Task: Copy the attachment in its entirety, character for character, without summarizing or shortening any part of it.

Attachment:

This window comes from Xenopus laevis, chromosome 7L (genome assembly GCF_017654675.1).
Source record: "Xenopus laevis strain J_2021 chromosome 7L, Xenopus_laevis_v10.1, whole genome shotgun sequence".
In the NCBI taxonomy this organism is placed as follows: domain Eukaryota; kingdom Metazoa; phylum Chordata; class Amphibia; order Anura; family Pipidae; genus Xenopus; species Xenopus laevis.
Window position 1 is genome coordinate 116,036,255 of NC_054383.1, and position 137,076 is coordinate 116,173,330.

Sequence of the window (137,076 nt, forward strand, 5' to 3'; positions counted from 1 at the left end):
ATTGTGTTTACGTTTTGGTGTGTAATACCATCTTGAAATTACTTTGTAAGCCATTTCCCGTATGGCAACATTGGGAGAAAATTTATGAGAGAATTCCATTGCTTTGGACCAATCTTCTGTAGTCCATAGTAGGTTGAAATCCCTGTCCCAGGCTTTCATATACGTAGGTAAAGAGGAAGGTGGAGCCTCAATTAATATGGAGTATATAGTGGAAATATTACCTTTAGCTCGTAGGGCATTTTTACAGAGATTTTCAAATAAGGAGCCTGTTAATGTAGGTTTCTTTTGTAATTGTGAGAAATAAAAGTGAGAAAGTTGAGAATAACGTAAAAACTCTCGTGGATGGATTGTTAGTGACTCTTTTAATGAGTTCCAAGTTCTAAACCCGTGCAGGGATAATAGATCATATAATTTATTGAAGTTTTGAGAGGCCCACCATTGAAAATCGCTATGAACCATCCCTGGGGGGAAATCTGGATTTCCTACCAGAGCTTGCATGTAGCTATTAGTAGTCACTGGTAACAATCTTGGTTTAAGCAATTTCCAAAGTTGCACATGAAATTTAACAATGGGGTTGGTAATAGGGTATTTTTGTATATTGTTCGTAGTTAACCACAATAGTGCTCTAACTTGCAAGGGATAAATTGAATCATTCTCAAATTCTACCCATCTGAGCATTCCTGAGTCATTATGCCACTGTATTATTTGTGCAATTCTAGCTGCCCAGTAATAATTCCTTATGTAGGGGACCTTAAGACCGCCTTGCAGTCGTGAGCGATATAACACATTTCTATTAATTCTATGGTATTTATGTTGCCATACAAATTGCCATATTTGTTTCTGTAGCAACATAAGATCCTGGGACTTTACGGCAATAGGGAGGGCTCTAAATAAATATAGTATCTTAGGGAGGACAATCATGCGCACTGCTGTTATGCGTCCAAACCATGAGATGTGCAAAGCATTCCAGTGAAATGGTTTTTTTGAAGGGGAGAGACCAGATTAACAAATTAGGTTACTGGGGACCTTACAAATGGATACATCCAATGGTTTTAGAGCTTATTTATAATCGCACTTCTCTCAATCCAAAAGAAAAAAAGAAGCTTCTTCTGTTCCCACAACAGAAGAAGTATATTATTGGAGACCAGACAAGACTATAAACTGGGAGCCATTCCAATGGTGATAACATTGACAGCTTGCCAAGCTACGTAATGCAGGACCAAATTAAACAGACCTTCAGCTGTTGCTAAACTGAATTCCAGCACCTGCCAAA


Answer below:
This window comes from Xenopus laevis, chromosome 7L (genome assembly GCF_017654675.1).
Source record: "Xenopus laevis strain J_2021 chromosome 7L, Xenopus_laevis_v10.1, whole genome shotgun sequence".
In the NCBI taxonomy this organism is placed as follows: domain Eukaryota; kingdom Metazoa; phylum Chordata; class Amphibia; order Anura; family Pipidae; genus Xenopus; species Xenopus laevis.
Window position 1 is genome coordinate 116,036,255 of NC_054383.1, and position 137,076 is coordinate 116,173,330.

Sequence of the window (137,076 nt, forward strand, 5' to 3'; positions counted from 1 at the left end):
ATTGTGTTTACGTTTTGGTGTGTAATACCATCTTGAAATTACTTTGTAAGCCATTTCCCGTATGGCAACATTGGGAGAAAATTTATGAGAGAATTCCATTGCTTTGGACCAATCTTCTGTAGTCCATAGTAGGTTGAAATCCCTGTCCCAGGCTTTCATATACGTAGGTAAAGAGGAAGGTGGAGCCTCAATTAATATGGAGTATATAGTGGAAATATTACCTTTAGCTCGTAGGGCATTTTTACAGAGATTTTCAAATAAGGAGCCTGTTAATGTAGGTTTCTTTTGTAATTGTGAGAAATAAAAGTGAGAAAGTTGAGAATAACGTAAAAACTCTCGTGGATGGATTGTTAGTGACTCTTTTAATGAGTTCCAAGTTCTAAACCCGTGCAGGGATAATAGATCATATAATTTATTGAAGTTTTGAGAGGCCCACCATTGAAAATCGCTATGAACCATCCCTGGGGGGAAATCTGGATTTCCTACCAGAGCTTGCATGTAGCTATTAGTAGTCACTGGTAACAATCTTGGTTTAAGCAATTTCCAAAGTTGCACATGAAATTTAACAATGGGGTTGGTAATAGGGTATTTTTGTATATTGTTCGTAGTTAACCACAATAGTGCTCTAACTTGCAAGGGATAAATTGAATCATTCTCAAATTCTACCCATCTGAGCATTCCTGAGTCATTATGCCACTGTATTATTTGTGCAATTCTAGCTGCCCAGTAATAATTCCTTATGTAGGGGACCTTAAGACCGCCTTGCAGTCGTGAGCGATATAACACATTTCTATTAATTCTATGGTATTTATGTTGCCATACAAATTGCCATATTTGTTTCTGTAGCAACATAAGATCCTGGGACTTTACGGCAATAGGGAGGGCTCTAAATAAATATAGTATCTTAGGGAGGACAATCATGCGCACTGCTGTTATGCGTCCAAACCATGAGATGTGCAAAGCATTCCAGTGAAATGGTTTTTTTGAAGGGGAGAGACCAGATTAACAAATTAGGTTACTGGGGACCTTACAAATGGATACATCCAATGGTTTTAGAGCTTATTTATAATCGCACTTCTCTCAATCCAAAAGAAAAAAAGAAGCTTCTTCTGTTCCCACAACAGAAGAAGTATATTATTGGAGACCAGACAAGACTATAAACTGGGAGCCATTCCAATGGTGATAACATTGACAGCTTGCCAAGCTACGTAATGCAGGACCAAATTAAACAGACCTTCAGCTGTTGCTAAACTGAATTCCAGCACCTGCCAAA